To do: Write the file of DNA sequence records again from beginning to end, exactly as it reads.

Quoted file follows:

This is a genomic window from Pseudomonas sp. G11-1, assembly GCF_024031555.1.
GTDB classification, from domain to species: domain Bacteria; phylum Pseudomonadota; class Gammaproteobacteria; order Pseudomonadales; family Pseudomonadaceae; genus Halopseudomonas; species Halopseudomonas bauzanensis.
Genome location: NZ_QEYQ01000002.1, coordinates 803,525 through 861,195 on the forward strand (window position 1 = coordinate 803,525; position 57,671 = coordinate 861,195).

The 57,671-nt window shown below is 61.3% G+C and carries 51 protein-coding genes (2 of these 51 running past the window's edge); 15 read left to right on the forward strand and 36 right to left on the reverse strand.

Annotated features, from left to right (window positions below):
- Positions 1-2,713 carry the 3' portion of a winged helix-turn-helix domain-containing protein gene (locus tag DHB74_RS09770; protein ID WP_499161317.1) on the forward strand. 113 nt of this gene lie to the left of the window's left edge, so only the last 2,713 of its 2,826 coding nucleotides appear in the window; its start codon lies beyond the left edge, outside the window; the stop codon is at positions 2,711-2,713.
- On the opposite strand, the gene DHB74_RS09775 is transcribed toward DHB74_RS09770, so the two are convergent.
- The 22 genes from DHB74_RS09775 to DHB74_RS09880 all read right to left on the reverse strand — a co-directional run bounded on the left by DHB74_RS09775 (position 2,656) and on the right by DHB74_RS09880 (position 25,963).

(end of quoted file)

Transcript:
This is a genomic window from Pseudomonas sp. G11-1, assembly GCF_024031555.1.
GTDB classification, from domain to species: domain Bacteria; phylum Pseudomonadota; class Gammaproteobacteria; order Pseudomonadales; family Pseudomonadaceae; genus Halopseudomonas; species Halopseudomonas bauzanensis.
Genome location: NZ_QEYQ01000002.1, coordinates 803,525 through 861,195 on the forward strand (window position 1 = coordinate 803,525; position 57,671 = coordinate 861,195).

The 57,671-nt window shown below is 61.3% G+C and carries 51 protein-coding genes (2 of these 51 running past the window's edge); 15 read left to right on the forward strand and 36 right to left on the reverse strand.

Annotated features, from left to right (window positions below):
- Positions 1-2,713 carry the 3' portion of a winged helix-turn-helix domain-containing protein gene (locus tag DHB74_RS09770; protein ID WP_499161317.1) on the forward strand. 113 nt of this gene lie to the left of the window's left edge, so only the last 2,713 of its 2,826 coding nucleotides appear in the window; its start codon lies beyond the left edge, outside the window; the stop codon is at positions 2,711-2,713.
- On the opposite strand, the gene DHB74_RS09775 is transcribed toward DHB74_RS09770, so the two are convergent.
- The 22 genes from DHB74_RS09775 to DHB74_RS09880 all read right to left on the reverse strand — a co-directional run bounded on the left by DHB74_RS09775 (position 2,656) and on the right by DHB74_RS09880 (position 25,963).